Chitwan’s Chief Conservation Officer, Bed Kumar Dhakal said “We are proud that the vulture breeding at the Breeding Centre in Chitwan National Park has taken off, with nine chicks last year and six more in 2018”.  Jemima Parry Jones, UK birds of prey expert from the International Centre for Birds of Prey (ICBP) who advises the project said “Breeding and releasing these birds is a great credit to all involved, and shows how a combination of international and national partners can work successfully together to achieve very significant results. The huge success of the VSZs has meant we can have these amazing releases and aim towards all the vultures being back out in the wild by 2023”. Craig Pritchard, senior vet representing ZSL said how the birds all appeared to be in very good condition, and how pleased and privileged he felt to be part of this joint collaborative effort.

Briefing and speeches of the release immediately beforehand. Photo: BCN
Mr DB Choudhary, the local conservation community leader added “The Nawalparasi community is proud that their area has been selected for this historic release, following a series of vulture conservation initiatives in the area including running the vulture-safe feeding site here since 2006”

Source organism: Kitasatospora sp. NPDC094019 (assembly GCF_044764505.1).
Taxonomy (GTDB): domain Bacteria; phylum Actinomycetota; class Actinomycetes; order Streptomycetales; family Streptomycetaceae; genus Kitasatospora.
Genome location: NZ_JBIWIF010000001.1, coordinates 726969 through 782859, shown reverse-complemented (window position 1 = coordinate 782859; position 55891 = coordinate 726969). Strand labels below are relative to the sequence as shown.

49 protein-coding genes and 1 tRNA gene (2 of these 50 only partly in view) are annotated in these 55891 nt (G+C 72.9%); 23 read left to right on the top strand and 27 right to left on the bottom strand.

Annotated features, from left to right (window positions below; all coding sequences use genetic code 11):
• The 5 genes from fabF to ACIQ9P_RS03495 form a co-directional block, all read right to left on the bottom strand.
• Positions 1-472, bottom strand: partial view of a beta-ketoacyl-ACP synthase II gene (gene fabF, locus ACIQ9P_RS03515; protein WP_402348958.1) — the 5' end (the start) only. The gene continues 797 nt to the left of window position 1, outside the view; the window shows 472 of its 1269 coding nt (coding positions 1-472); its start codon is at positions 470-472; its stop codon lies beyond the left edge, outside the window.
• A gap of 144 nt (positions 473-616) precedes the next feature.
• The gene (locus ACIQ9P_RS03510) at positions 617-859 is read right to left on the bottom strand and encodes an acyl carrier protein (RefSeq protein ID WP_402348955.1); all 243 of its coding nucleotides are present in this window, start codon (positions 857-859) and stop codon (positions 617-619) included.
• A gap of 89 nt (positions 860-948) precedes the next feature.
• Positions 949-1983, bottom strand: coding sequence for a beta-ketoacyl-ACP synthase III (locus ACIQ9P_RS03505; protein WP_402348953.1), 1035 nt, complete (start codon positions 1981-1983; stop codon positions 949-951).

Chris Bowden, RSPB and Saving Asia’s Vultures from Extinction (SAVE) Programme Manager said “The successful removal of veterinary diclofenac across Nepal thanks to a lot of hard work, is the real reason behind the success so far and without this we couldn’t have gone ahead. These are the first ever Asian vultures to have been hatched and bred within a breeding programme and taken to the concluding phase of release to the wild. This illustrates the rationale behind these efforts and if enough birds survive without encountering killer veterinary drugs, we will be on track to release all the birds by 2023”
The vulture conservation work in Nepal is carried out with the full support of DNPWC, and led by BCN. The breeding centre was established in 2008 and is jointly managed by NTNC and Chitwan National Park. The main funding (and technical) support has come from the RSPB, but significant resources also come from all organisations involved as well as the Zoological Society of London (ZSL) who provide veterinary support and helped with funds for the release aviary, and the International Centre for Birds of Prey (ICBP) in the UK.

Flying free. Photo: Rajendra Gurung BCN
Calendar of the Nepal white-rumped vulture release programme so far:
April 2017: Transfer of the first 6 captive-reared* birds from the breeding centre to the release aviary.                                                  Trapped, satellite-tagged and released 6 wild white-rumped vultures